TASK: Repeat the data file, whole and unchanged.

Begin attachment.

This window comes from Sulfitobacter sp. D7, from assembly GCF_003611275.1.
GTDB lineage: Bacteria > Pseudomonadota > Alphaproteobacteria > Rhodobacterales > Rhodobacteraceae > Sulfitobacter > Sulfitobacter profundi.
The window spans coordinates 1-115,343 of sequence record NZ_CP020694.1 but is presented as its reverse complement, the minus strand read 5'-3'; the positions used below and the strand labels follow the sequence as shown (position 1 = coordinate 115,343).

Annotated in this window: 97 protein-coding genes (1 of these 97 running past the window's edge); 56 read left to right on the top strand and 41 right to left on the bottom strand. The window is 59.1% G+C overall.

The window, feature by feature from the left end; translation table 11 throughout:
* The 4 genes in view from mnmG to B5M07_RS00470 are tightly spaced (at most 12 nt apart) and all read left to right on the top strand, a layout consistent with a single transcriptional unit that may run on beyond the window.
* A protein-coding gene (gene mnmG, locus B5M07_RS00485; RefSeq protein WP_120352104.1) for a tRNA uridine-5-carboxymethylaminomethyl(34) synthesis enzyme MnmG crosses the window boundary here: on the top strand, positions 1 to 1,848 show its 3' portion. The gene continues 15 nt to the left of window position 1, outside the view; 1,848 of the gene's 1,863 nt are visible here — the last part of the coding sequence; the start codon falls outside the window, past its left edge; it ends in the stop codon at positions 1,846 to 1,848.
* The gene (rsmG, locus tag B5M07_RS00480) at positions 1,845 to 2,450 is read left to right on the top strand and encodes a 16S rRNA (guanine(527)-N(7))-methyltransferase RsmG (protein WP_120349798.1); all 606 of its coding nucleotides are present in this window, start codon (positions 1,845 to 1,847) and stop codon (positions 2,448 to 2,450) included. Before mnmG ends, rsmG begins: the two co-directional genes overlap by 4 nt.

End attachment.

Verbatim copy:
This window comes from Sulfitobacter sp. D7, from assembly GCF_003611275.1.
GTDB lineage: Bacteria > Pseudomonadota > Alphaproteobacteria > Rhodobacterales > Rhodobacteraceae > Sulfitobacter > Sulfitobacter profundi.
The window spans coordinates 1-115,343 of sequence record NZ_CP020694.1 but is presented as its reverse complement, the minus strand read 5'-3'; the positions used below and the strand labels follow the sequence as shown (position 1 = coordinate 115,343).

Annotated in this window: 97 protein-coding genes (1 of these 97 running past the window's edge); 56 read left to right on the top strand and 41 right to left on the bottom strand. The window is 59.1% G+C overall.

The window, feature by feature from the left end; translation table 11 throughout:
* The 4 genes in view from mnmG to B5M07_RS00470 are tightly spaced (at most 12 nt apart) and all read left to right on the top strand, a layout consistent with a single transcriptional unit that may run on beyond the window.
* A protein-coding gene (gene mnmG, locus B5M07_RS00485; RefSeq protein WP_120352104.1) for a tRNA uridine-5-carboxymethylaminomethyl(34) synthesis enzyme MnmG crosses the window boundary here: on the top strand, positions 1 to 1,848 show its 3' portion. The gene continues 15 nt to the left of window position 1, outside the view; 1,848 of the gene's 1,863 nt are visible here — the last part of the coding sequence; the start codon falls outside the window, past its left edge; it ends in the stop codon at positions 1,846 to 1,848.
* The gene (rsmG, locus tag B5M07_RS00480) at positions 1,845 to 2,450 is read left to right on the top strand and encodes a 16S rRNA (guanine(527)-N(7))-methyltransferase RsmG (protein WP_120349798.1); all 606 of its coding nucleotides are present in this window, start codon (positions 1,845 to 1,847) and stop codon (positions 2,448 to 2,450) included. Before mnmG ends, rsmG begins: the two co-directional genes overlap by 4 nt.